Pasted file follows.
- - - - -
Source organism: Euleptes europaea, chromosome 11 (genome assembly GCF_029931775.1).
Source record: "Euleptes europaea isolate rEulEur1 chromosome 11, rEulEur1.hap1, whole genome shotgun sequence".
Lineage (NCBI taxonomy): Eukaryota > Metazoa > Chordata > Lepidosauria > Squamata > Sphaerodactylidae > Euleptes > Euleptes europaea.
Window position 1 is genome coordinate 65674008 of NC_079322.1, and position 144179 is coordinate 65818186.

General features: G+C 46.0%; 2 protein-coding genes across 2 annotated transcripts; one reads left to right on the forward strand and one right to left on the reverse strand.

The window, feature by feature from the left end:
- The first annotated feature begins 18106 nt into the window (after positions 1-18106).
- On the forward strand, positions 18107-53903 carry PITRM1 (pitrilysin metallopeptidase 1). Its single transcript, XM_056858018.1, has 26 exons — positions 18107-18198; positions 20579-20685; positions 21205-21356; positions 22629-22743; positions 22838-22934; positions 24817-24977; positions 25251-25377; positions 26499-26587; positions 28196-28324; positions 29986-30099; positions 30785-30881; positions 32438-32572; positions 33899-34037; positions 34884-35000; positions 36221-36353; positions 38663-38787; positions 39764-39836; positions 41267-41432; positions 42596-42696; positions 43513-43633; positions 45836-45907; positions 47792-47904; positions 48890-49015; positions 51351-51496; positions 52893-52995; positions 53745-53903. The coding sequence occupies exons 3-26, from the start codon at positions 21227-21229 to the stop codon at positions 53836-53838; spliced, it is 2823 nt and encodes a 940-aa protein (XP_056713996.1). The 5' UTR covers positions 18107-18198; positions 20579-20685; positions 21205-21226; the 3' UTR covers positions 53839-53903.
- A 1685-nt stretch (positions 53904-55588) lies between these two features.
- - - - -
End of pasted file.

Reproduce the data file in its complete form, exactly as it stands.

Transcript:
Source organism: Euleptes europaea, chromosome 11 (genome assembly GCF_029931775.1).
Source record: "Euleptes europaea isolate rEulEur1 chromosome 11, rEulEur1.hap1, whole genome shotgun sequence".
Lineage (NCBI taxonomy): Eukaryota > Metazoa > Chordata > Lepidosauria > Squamata > Sphaerodactylidae > Euleptes > Euleptes europaea.
Window position 1 is genome coordinate 65674008 of NC_079322.1, and position 144179 is coordinate 65818186.

General features: G+C 46.0%; 2 protein-coding genes across 2 annotated transcripts; one reads left to right on the forward strand and one right to left on the reverse strand.

The window, feature by feature from the left end:
- The first annotated feature begins 18106 nt into the window (after positions 1-18106).
- On the forward strand, positions 18107-53903 carry PITRM1 (pitrilysin metallopeptidase 1). Its single transcript, XM_056858018.1, has 26 exons — positions 18107-18198; positions 20579-20685; positions 21205-21356; positions 22629-22743; positions 22838-22934; positions 24817-24977; positions 25251-25377; positions 26499-26587; positions 28196-28324; positions 29986-30099; positions 30785-30881; positions 32438-32572; positions 33899-34037; positions 34884-35000; positions 36221-36353; positions 38663-38787; positions 39764-39836; positions 41267-41432; positions 42596-42696; positions 43513-43633; positions 45836-45907; positions 47792-47904; positions 48890-49015; positions 51351-51496; positions 52893-52995; positions 53745-53903. The coding sequence occupies exons 3-26, from the start codon at positions 21227-21229 to the stop codon at positions 53836-53838; spliced, it is 2823 nt and encodes a 940-aa protein (XP_056713996.1). The 5' UTR covers positions 18107-18198; positions 20579-20685; positions 21205-21226; the 3' UTR covers positions 53839-53903.
- A 1685-nt stretch (positions 53904-55588) lies between these two features.